The Powder River County woman is one of hundreds in Montana participating in MSU Extension's "Strong Women" program, which combines use of hand-weights and exercises into roughly an hour of exercises, twice-a-week over six-to-10 weeks.
Early results from the work show that nearly all participants increased the weight they can lift as part of the program. However, participants are more interested in what that strength lets them do.
"We started lambing the fifth of March," said Archer, who took a nine-week course in Broadus. "In previous years, I was sore all the time, and after I did all of the class it really made a difference for me. My strength, it was amazing to me. Calving this year, we had snow that was deep and miserable. I was able to pick up a calf and I've never been able to do that. I didn't even think about it. I just picked up the calf and put it in the barn."
For the soon-to-be 82-year-old Ann Bird, the program helped her at church.
"I've managed to do most of the program," said Bird, who takes the class in Coalwood led by Powder River County's MSU Extension Agent Julie Riley. "It seems like I am more limber and ready to get out and do things. I notice in church that I can kneel down and genuflect easier."
Bird and Archer are part of an MSU Extension program that is, or will be, led in at least 25 counties and on two reservations. Some programs have been under way since the fall of 2008. Others are under way now or will start later in 2009. The classes and related research are led statewide by Lynn Paul, MSU Extension food and nutrition specialist.
The program was developed by Miriam Nelson at Tufts University. Nelson is the author of "Strong Women Stay Young," and other "strong women" books of various titles. In addition to helping Montanans, Paul said the work should reveal the most effective ways to implement such programs, especially in small communities.
The draw for Linda Nevins, who recently started a new Strong Women program in Sidney, was to "add variety and fun" to her activities.
"More importantly," e-mailed Nevins, "when I have an appointment set up with others I am more apt to keep it. Where, if I just had a plan for myself to do that same activity at home, it is much easier for me to put it off until later and end up skipping the activity altogether."
The pay-off for avid fly fisher Terry Scott of Teton County was a long day fishing.
"I was amazed at how long I was out there," Scott said. "I had fly fished for a long time, and I had thought it would get harder. I hadn't even been out walking. I was amazed. I lasted five or six hours out there standing and catching fish."
Scott's teacher, MSU Teton County Extension Agent Jane Wolery, said she has noticed the benefits from the class for herself: "I'm sleeping better at night."
For Barbara Kramer in Fergus County, the program's most obvious benefit is that it has helped her recover from several physical problems.
"I was in pretty good health, and then a lot of things happened," Kramer said. "I fractured my hip and had it operated on. Then I fractured my back and had that operated on. . . . The doctors have suggested every exercise they could think of, but I've stuck with the Strong Women. I modify the exercises a little bit on some things. I think it limbers you up. . . The squatting exercise helps. I think it helps everybody."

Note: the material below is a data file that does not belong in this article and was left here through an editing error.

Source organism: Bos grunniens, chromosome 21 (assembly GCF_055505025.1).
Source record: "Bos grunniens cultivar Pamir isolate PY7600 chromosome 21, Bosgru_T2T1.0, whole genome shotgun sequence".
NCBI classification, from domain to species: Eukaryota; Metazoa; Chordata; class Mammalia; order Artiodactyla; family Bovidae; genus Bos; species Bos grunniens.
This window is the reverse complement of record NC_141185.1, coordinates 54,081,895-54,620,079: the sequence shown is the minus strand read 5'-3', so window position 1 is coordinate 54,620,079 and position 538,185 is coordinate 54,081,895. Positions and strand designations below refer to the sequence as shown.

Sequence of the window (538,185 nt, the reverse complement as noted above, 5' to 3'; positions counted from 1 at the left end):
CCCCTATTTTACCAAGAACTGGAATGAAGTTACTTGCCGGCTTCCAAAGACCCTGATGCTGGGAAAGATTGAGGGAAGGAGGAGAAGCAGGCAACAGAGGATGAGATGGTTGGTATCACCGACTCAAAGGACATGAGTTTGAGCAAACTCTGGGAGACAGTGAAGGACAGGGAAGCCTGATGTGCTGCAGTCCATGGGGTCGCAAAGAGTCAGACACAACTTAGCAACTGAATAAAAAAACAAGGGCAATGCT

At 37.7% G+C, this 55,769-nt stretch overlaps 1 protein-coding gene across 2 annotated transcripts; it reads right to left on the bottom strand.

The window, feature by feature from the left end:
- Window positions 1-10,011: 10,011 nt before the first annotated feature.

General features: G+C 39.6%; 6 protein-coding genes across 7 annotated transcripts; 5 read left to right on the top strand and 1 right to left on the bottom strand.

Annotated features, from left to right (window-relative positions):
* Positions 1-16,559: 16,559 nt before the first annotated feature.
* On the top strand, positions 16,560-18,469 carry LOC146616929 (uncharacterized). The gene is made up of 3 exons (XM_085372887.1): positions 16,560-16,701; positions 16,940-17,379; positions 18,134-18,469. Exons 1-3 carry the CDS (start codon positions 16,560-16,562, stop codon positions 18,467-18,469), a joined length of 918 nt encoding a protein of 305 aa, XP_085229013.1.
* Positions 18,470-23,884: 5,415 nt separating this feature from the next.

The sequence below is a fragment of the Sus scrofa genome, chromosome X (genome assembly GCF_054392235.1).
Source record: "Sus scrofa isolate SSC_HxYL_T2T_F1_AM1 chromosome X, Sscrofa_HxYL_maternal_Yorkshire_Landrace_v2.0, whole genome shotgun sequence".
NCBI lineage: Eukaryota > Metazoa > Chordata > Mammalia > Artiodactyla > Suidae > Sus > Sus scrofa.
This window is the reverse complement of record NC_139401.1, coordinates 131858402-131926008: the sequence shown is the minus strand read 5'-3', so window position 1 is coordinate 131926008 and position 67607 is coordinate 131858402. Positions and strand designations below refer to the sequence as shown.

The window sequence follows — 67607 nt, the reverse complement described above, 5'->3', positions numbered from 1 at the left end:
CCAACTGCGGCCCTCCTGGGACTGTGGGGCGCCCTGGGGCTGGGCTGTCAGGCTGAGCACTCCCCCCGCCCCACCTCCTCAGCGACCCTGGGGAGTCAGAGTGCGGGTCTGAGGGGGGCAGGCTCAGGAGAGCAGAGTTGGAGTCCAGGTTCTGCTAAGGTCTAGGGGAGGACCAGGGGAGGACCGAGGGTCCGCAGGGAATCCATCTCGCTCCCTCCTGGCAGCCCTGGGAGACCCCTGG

MSU Fergus County Extension Agent Denise Seilstad said the program has helped her, too. Seilstad broke her neck six years ago.
"Now that I'm leading Strong Women, I don't have to use heat on my neck at night any more," Seilstad said. "This is the one Extension program we do that we (the agents) benefit from, too, because we are there doing it with the students."
Jean Matthews, a participant in Yellowstone County's class, said she had a mastectomy followed by radiation and chemotherapy in 2006. After that, she said she had little strength or flexibility in her left arm -- until she took the Strong Women program led by the county's MSU Extension Agent Bernice Mason.
"This was outside my comfort zone," Matthews said. "Now I love it. Since the surgery, I've had to put my left arm into my coat first because I couldn't reach behind with it, couldn't get it to bend the right direction. I didn't even think about it one day when, about halfway through the first set of classes, I just put my coat on like normal."
Paul said that the Montana research has documented benefits of the strength training in Montana women.
"Beside increased strength," Paul said, "the Strong Women programs have helped women relieve pain and improve their sleep, endurance, confidence and balance.'
The Strong Women program in Montana was possible due to a training grant from MSU Extension and an MSU Health and Human Development grant that paid for the evaluation of the program. It is now set to expand throughout the state. To find out if a program will be starting near you, contact your local MSU Extension office. A list of scheduled locations is available as an Acrobat Reader file on the MSU Web at: http://www.msuextension.org/nutrition/documents/StrongWomenlocations609.pdf
To listen to Paul discussing the benefits of the program, go to: http://www.montanafamilies.info/radio.html and look for "Strength Training for Women" link toward the bottom of the page.
Contact: Lynn Paul (406) 994-5702 or firstname.lastname@example.org, Bernice Mason (406) 256-2828, Julie Riley (406) 436-2424, Jane Wolery (406) 466-2491, Jona McNamee (406) 454-6980, Katelyn Anderson (406) 375-6611, Jennifer Wells (406) 265-5481, Denise Seilstad (406) 538-3919, Tara Andrews (406) 874-3370